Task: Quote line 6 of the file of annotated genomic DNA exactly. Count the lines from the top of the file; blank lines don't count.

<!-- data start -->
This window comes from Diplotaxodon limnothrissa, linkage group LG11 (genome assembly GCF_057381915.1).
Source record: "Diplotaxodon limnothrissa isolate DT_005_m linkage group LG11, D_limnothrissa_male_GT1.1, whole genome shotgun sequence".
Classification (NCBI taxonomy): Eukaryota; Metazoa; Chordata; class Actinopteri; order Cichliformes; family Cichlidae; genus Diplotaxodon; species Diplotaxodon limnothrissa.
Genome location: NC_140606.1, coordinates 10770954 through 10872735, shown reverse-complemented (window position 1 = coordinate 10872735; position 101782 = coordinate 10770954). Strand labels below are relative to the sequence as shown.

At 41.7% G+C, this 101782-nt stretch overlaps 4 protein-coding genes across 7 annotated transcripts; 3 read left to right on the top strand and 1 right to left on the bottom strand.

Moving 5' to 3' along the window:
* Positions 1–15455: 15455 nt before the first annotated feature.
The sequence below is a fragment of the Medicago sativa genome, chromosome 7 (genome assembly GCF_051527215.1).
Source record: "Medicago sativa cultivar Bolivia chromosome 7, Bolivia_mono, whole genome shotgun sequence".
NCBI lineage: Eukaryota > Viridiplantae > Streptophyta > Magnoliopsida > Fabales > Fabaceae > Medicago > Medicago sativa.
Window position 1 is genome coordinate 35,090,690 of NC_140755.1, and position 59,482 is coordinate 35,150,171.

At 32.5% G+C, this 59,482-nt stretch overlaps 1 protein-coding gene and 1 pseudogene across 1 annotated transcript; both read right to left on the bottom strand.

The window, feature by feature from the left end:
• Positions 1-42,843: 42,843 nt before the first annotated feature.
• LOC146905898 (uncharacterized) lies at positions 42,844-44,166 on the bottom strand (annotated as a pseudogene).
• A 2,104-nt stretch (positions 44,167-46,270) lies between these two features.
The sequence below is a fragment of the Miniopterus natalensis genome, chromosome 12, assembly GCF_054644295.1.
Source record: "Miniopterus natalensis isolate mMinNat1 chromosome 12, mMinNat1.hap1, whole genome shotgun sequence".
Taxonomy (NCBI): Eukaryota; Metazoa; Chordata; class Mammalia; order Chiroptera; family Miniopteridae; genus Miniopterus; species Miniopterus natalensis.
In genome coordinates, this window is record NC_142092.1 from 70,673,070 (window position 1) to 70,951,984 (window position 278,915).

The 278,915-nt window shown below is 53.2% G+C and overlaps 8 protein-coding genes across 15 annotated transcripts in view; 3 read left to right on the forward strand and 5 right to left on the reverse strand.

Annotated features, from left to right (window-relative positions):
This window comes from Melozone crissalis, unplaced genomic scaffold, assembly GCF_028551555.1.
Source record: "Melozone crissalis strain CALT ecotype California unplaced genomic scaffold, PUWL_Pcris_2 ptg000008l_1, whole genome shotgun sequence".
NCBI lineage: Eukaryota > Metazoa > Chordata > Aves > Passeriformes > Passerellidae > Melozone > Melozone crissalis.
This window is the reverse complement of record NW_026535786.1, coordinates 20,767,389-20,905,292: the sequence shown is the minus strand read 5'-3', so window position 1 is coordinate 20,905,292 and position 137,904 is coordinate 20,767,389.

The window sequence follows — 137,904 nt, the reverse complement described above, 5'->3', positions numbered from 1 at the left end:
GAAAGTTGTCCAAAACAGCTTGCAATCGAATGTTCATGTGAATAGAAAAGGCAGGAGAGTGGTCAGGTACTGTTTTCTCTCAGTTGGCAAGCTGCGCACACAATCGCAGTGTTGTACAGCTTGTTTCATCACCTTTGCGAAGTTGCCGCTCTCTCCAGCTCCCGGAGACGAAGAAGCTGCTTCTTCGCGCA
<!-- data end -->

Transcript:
Moving 5' to 3' along the window: